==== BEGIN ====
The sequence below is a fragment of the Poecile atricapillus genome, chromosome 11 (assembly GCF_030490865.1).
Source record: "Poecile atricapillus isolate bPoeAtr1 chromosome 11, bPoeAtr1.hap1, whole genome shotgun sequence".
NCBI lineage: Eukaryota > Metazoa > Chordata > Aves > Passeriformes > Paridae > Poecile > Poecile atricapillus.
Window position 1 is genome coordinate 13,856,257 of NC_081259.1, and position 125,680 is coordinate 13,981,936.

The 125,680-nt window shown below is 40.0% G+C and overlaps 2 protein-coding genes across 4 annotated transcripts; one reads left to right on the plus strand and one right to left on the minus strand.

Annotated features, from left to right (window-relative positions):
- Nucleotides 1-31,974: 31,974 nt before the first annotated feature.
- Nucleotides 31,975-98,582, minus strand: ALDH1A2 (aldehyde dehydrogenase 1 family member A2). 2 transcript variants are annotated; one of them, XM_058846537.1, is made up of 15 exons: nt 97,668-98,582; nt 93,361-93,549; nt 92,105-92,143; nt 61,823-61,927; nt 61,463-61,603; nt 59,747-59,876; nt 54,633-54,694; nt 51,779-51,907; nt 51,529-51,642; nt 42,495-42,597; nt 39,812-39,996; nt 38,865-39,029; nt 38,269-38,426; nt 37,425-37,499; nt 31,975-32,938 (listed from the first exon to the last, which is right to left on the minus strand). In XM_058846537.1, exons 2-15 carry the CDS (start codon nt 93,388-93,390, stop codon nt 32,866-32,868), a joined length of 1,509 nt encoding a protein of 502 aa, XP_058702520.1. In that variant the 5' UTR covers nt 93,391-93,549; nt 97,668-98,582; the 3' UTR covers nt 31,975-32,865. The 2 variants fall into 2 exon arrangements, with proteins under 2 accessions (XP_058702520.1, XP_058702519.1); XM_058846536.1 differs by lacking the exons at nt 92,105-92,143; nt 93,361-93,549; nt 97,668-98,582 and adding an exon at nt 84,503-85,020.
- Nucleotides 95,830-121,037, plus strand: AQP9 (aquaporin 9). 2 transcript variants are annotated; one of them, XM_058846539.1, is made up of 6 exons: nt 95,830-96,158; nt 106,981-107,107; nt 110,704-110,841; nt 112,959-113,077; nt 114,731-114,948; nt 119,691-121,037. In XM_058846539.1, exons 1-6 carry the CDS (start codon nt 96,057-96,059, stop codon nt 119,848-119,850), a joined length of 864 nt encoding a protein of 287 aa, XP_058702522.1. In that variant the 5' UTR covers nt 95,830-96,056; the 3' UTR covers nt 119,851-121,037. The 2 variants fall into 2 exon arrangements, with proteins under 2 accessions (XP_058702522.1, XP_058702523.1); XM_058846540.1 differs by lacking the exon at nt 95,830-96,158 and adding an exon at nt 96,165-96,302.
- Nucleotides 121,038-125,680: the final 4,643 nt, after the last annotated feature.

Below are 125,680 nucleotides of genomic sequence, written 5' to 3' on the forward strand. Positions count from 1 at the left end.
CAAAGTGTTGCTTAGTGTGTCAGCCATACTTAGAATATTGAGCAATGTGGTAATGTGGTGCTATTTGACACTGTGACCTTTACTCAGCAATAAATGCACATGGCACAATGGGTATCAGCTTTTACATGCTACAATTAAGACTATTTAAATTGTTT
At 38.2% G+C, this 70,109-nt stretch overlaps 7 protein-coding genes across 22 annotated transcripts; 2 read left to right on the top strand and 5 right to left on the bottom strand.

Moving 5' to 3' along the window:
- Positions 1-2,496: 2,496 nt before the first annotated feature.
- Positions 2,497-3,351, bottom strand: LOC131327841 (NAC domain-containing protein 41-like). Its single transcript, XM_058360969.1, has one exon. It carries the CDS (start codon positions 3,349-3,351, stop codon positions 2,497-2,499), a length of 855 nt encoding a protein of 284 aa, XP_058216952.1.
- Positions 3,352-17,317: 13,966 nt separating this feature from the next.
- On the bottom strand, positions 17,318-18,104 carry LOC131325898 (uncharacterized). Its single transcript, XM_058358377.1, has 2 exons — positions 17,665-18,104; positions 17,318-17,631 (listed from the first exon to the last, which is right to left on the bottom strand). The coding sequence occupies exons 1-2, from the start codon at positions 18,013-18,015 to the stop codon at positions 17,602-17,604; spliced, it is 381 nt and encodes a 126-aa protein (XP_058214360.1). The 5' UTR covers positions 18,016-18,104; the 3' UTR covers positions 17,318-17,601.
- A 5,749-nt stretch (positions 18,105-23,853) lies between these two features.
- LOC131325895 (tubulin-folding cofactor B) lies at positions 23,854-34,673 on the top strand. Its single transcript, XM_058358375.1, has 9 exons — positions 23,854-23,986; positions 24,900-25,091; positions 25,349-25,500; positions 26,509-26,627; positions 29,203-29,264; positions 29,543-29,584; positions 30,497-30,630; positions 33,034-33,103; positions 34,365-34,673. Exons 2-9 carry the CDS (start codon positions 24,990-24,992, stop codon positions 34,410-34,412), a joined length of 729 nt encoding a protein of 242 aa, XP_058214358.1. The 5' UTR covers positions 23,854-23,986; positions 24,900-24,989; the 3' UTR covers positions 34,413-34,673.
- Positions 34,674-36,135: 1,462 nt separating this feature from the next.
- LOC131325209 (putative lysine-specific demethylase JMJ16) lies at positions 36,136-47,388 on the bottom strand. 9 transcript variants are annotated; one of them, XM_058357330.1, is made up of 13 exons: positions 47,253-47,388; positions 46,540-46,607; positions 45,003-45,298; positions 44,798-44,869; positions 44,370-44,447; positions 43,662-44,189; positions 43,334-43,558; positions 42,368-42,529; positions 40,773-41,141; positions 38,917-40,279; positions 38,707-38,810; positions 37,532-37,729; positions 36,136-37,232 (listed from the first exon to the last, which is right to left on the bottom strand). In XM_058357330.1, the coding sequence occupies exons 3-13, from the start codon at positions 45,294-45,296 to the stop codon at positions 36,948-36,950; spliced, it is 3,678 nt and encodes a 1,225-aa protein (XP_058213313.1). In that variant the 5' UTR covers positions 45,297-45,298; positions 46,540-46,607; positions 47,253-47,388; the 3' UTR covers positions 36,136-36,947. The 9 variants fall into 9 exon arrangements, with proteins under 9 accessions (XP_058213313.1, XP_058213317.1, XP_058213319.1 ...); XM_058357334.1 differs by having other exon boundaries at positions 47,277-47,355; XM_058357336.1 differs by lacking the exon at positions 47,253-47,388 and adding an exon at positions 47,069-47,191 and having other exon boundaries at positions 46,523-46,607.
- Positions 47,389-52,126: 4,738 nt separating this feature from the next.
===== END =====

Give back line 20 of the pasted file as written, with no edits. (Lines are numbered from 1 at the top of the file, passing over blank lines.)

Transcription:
- LOC131325895 (tubulin-folding cofactor B) lies at positions 23,854-34,673 on the top strand. Its single transcript, XM_058358375.1, has 9 exons — positions 23,854-23,986; positions 24,900-25,091; positions 25,349-25,500; positions 26,509-26,627; positions 29,203-29,264; positions 29,543-29,584; positions 30,497-30,630; positions 33,034-33,103; positions 34,365-34,673. Exons 2-9 carry the CDS (start codon positions 24,990-24,992, stop codon positions 34,410-34,412), a joined length of 729 nt encoding a protein of 242 aa, XP_058214358.1. The 5' UTR covers positions 23,854-23,986; positions 24,900-24,989; the 3' UTR covers positions 34,413-34,673.